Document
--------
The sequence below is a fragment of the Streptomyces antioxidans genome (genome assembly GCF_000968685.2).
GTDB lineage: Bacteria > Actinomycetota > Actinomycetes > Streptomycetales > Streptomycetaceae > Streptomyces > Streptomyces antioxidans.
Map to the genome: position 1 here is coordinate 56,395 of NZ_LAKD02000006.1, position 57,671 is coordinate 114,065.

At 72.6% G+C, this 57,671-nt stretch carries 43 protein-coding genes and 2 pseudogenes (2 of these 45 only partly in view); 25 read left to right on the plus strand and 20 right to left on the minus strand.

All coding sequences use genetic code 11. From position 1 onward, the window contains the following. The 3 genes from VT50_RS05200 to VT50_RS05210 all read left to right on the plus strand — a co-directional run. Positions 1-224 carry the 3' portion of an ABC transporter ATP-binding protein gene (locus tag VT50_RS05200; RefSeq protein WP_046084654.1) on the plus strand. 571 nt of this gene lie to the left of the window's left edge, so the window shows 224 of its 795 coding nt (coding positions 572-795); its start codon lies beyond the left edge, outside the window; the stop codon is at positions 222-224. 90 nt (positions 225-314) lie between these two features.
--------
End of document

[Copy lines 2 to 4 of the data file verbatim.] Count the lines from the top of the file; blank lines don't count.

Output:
GTDB lineage: Bacteria > Actinomycetota > Actinomycetes > Streptomycetales > Streptomycetaceae > Streptomyces > Streptomyces antioxidans.
Map to the genome: position 1 here is coordinate 56,395 of NZ_LAKD02000006.1, position 57,671 is coordinate 114,065.

At 72.6% G+C, this 57,671-nt stretch carries 43 protein-coding genes and 2 pseudogenes (2 of these 45 only partly in view); 25 read left to right on the plus strand and 20 right to left on the minus strand.